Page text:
Today, more than 11 million Americans have access to their visit notes through the OpenNotes program. OpenNotes ensures that everyone involved in the medical encounter—including the patient—has access to the same information either electronically or via print-out. And OpenNotes has been shown to be effective, with patients reporting better compliance with medication and feeling more in control of their care.

Yet take-up in New York has been slow. Only a handful of hospitals have adopted OpenNotes or similar approaches to sharing visit notes with patients. It’s a simple but effective tool to improve communications and empower patients with the information they need to manage their care and their health. In 2017, I wish that providers adopt OpenNotes and that many more patients have access to their own complete health information.

3. Stable and affordable health insurance coverage for all New Yorkers. Approximately 2.8 million New Yorkers have gotten health insurance coverage through the New York State of Health Marketplace—a truly impressive number. The rate of uninsured New Yorkers is the lowest it’s ever been; in 2010, more than 11% of New Yorkers had no health insurance; by 2015, it was down to less than 5%. Those gains are under perilous threat, with Congress and President-elect Trump poised to repeal or erode the Affordable Care Act. The most likely “repeal and replace” scenario is turning into a “repeal and delay” approach that tables any replacement action for two or even three years.

The human and financial consequences could be dire for New York. Even if key parts of the law remain intact, a delay in replacement will create tremendous upheaval and confusion. Health insurance plans are likely to exit the marketplace; providers will demand the payment cuts they accepted as part of the ACA be restored; consumers will be uncertain about their options; and coverage will be unaffordable for many more New Yorkers. The Urban Institute last week estimated that 1.1 million New Yorkers will lose health insurance coverage by 2019 under this “repeal and delay” strategy. The State could lose more than $10 billion by 2028 in premium tax credits and cost-sharing reductions, and $47 billion in funding for Medicaid and Child Health Plus. In addition, funding could disappear for the Essential Plan, which insures nearly 600,000 people in New York State; that alone could cost the State as much as $850 million per year.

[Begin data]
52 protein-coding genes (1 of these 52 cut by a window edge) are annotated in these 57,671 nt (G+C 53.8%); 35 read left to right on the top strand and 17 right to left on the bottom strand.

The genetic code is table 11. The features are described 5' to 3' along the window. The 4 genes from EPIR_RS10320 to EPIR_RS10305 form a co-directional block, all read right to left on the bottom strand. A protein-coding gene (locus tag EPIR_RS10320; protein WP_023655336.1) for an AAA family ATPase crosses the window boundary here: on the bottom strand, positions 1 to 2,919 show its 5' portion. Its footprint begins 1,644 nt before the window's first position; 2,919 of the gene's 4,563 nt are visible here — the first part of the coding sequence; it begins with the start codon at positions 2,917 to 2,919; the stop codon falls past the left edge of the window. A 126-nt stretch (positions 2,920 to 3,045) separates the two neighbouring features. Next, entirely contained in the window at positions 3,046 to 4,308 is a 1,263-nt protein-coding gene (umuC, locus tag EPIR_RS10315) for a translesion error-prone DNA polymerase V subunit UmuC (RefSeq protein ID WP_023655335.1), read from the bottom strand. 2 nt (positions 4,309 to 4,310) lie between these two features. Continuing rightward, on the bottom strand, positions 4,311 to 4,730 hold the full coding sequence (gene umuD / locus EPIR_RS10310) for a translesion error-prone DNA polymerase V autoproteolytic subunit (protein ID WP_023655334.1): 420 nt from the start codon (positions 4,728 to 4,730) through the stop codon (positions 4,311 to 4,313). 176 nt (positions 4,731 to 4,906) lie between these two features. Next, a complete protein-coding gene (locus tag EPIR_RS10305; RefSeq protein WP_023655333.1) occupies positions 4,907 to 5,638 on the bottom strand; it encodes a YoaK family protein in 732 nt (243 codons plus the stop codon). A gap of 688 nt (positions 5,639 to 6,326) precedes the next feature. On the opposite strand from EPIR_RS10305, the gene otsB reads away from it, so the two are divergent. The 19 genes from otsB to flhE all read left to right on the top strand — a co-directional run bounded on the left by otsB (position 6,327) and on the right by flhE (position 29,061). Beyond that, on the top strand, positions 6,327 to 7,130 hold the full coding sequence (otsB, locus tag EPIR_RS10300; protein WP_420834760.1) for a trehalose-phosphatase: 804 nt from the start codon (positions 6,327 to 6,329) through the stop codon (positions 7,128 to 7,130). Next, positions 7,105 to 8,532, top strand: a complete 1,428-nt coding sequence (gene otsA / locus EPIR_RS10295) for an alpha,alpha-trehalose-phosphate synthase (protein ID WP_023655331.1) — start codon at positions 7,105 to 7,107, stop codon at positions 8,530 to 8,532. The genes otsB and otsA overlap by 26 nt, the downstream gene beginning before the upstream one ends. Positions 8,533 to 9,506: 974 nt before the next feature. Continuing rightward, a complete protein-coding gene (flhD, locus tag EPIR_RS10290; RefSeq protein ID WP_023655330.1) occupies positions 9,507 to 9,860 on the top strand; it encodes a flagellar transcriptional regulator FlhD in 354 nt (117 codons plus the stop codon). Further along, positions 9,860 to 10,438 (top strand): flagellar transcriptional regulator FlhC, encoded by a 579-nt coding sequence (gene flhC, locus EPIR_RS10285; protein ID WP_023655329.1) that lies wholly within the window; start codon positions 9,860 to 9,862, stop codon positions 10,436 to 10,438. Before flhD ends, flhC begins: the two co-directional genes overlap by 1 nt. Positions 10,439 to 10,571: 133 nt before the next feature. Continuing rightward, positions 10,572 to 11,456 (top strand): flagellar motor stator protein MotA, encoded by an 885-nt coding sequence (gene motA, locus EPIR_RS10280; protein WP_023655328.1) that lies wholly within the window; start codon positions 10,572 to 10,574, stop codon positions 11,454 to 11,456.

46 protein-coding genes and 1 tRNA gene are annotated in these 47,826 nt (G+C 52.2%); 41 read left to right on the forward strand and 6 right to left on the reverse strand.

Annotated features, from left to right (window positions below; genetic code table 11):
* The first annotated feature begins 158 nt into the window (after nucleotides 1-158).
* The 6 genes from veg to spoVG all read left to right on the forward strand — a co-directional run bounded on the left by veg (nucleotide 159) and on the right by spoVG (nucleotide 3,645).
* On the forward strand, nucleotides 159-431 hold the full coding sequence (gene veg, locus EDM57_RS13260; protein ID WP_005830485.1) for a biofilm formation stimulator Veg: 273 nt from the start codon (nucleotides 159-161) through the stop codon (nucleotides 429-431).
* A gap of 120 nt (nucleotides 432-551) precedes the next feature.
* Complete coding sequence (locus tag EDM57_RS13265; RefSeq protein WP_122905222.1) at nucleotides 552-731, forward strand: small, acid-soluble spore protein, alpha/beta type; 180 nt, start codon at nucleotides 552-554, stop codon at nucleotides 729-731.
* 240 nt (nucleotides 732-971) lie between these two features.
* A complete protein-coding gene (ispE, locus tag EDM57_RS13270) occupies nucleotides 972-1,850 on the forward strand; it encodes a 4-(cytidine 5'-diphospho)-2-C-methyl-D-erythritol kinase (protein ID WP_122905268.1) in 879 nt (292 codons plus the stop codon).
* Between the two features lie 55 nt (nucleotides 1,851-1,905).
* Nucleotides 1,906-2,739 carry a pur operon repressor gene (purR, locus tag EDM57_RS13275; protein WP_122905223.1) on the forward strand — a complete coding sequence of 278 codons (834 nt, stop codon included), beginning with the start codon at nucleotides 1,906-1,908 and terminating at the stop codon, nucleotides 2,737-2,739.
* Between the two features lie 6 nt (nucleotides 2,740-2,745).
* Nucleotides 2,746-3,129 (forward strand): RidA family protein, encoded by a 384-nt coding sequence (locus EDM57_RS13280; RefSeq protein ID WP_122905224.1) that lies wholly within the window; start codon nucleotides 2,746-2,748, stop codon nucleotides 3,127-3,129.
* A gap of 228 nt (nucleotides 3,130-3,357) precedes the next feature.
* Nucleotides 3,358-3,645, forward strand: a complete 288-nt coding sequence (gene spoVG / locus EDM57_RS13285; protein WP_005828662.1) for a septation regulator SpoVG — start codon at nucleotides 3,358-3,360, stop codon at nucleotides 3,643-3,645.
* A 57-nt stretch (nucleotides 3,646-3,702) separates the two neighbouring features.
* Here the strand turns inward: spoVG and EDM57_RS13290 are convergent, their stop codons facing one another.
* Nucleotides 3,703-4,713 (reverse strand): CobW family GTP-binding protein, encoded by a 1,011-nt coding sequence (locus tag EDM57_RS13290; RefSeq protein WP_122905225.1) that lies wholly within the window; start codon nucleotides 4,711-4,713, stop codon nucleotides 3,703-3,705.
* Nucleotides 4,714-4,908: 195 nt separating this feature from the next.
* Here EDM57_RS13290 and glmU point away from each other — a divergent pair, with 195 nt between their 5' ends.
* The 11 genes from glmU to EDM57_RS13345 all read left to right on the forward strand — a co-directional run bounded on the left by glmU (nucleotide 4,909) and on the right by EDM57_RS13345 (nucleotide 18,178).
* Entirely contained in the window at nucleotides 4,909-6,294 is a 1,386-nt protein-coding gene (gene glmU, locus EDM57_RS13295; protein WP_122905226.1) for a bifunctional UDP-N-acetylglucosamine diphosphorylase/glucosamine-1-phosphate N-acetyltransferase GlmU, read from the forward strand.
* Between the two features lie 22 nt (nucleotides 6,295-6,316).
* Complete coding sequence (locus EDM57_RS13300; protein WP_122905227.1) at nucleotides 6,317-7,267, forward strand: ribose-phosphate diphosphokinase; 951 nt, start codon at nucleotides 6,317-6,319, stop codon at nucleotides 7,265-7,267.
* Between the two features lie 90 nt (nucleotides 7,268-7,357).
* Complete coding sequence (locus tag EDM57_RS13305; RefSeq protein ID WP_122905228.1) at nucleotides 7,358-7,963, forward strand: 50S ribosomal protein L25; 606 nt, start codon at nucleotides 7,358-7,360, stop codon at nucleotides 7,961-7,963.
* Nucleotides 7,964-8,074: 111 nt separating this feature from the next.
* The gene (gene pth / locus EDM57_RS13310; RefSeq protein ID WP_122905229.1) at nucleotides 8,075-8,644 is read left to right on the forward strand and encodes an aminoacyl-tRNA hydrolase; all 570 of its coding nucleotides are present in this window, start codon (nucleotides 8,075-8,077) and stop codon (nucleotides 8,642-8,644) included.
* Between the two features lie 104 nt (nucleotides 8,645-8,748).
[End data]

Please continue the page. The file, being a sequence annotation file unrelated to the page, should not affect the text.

The ACA is imperfect and there is little chance it will be left fully intact. Given the federal landscape, it is unrealistic to wish for no changes in law. New policies and approaches, however, must protect the gains we’ve seen over the last six years. We can’t go backwards. My wish is that federal policies continue to make affordable coverage available to as many as possible. If we can’t get that, then we in New York will continue to make coverage a priority, just as we did for all those years preceding the ACA. To continue to be a leader among states, we will need to think creatively, develop solutions that work for New York, and deal with financial realities.

All these hopes can be reality if we don’t just wish but also take action. Join the Lunch4Learning campaign to support school lunch. Tell your own health care providers about OpenNotes; get the conversation started. Keep a close eye on the implications of federal action—and inaction—on the ACA for our State, and what we can do to protect health insurance for New Yorkers. Once again, an Eleanor Roosevelt quote comes to mind, “It isn’t enough to talk about peace…One must work at it.”

My final wish: a healthy and happy new year to you.

Follow David Sandman on Twitter: www.twitter.com/davidsandman1